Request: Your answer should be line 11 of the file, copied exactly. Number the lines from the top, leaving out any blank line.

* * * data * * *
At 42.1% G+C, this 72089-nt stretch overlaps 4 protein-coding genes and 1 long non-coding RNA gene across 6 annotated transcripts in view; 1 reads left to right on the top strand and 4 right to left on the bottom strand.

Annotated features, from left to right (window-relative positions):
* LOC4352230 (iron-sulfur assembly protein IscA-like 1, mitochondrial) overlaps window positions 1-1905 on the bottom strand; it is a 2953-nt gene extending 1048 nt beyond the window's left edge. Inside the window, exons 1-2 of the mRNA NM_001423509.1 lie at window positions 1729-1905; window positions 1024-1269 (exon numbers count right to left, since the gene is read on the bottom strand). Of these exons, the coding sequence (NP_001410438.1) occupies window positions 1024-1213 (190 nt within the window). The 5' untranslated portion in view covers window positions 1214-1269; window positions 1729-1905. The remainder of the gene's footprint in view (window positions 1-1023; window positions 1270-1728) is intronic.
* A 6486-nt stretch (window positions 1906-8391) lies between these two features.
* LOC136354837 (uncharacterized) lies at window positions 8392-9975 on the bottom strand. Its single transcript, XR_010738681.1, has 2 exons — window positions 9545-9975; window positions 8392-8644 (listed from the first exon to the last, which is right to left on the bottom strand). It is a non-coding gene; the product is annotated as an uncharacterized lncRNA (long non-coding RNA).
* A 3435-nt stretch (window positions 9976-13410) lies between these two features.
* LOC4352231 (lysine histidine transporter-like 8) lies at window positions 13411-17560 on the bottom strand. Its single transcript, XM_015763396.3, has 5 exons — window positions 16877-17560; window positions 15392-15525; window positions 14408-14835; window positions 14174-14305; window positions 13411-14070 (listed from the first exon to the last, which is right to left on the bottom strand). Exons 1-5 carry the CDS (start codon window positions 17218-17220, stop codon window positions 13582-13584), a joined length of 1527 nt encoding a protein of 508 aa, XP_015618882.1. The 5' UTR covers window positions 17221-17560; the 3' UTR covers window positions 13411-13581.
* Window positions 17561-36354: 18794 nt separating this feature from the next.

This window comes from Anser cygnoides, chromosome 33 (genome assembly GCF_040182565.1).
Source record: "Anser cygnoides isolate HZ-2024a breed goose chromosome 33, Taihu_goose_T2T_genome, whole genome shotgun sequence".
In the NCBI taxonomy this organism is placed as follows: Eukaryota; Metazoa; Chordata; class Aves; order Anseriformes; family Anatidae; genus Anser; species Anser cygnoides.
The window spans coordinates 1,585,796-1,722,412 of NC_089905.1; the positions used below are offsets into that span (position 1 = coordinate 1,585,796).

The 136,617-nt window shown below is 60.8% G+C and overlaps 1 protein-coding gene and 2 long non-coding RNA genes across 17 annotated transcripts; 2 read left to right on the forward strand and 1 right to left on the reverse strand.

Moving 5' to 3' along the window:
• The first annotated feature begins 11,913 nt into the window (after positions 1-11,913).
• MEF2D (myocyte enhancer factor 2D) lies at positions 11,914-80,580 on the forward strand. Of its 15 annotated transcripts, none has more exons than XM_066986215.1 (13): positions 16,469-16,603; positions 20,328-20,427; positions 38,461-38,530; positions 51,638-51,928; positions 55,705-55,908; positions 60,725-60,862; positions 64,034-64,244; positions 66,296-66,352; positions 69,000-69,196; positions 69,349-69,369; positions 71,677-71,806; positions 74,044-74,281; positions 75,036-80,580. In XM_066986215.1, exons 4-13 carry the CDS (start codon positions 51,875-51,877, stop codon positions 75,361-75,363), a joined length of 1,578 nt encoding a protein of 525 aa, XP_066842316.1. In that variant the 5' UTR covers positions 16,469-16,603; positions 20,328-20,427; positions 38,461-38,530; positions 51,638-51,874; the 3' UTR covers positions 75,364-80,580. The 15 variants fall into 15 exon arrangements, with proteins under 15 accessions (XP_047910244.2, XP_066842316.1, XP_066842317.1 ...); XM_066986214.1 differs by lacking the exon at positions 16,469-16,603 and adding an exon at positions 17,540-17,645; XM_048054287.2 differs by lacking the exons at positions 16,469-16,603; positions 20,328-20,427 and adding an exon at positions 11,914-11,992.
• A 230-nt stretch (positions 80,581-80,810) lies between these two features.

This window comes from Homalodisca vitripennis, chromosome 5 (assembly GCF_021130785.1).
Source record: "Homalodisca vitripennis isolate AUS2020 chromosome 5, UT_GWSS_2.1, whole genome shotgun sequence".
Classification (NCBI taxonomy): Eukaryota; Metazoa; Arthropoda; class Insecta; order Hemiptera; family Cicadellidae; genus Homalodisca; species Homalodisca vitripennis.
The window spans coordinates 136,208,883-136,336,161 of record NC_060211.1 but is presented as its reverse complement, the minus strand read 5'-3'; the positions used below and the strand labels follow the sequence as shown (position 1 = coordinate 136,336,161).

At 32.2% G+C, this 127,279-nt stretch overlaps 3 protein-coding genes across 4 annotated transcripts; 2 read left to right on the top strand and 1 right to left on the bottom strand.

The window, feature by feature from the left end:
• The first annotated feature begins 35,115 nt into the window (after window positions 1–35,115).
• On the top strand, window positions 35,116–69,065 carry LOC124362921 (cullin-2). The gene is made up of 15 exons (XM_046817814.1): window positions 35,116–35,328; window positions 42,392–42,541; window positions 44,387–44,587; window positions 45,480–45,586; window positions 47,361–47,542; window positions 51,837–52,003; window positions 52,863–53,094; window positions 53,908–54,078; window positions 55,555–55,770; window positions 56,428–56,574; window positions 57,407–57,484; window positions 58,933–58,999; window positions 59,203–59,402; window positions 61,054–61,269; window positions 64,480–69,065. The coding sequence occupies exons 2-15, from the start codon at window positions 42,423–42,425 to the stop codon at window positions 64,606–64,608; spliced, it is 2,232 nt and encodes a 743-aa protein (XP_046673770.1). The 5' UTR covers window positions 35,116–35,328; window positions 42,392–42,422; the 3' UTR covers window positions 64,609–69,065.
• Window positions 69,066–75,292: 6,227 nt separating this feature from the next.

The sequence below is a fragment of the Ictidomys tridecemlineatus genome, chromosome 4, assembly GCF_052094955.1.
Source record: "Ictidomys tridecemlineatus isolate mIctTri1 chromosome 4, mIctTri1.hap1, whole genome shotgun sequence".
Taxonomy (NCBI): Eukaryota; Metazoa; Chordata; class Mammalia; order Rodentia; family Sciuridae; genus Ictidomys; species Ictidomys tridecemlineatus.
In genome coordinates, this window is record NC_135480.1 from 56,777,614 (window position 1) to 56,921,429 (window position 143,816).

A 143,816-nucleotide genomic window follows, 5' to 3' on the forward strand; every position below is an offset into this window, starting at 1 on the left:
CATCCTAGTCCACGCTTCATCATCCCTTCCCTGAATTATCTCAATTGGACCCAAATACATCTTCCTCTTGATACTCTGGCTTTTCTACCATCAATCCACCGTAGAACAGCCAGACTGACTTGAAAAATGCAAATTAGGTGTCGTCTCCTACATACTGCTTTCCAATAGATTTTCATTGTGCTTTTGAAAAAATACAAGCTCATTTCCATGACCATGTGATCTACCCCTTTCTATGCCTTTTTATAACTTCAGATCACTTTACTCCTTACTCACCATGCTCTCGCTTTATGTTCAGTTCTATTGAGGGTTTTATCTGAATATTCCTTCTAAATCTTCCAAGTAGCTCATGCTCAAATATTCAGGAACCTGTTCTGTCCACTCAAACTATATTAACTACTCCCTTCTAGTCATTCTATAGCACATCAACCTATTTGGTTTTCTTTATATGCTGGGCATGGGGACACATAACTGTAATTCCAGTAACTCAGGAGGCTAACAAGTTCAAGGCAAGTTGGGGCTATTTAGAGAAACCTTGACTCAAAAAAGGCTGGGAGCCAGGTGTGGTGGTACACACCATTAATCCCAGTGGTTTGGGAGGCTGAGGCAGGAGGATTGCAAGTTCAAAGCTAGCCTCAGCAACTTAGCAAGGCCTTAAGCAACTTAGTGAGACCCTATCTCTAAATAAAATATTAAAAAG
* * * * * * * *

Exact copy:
In the NCBI taxonomy this organism is placed as follows: Eukaryota; Metazoa; Chordata; class Aves; order Anseriformes; family Anatidae; genus Anser; species Anser cygnoides.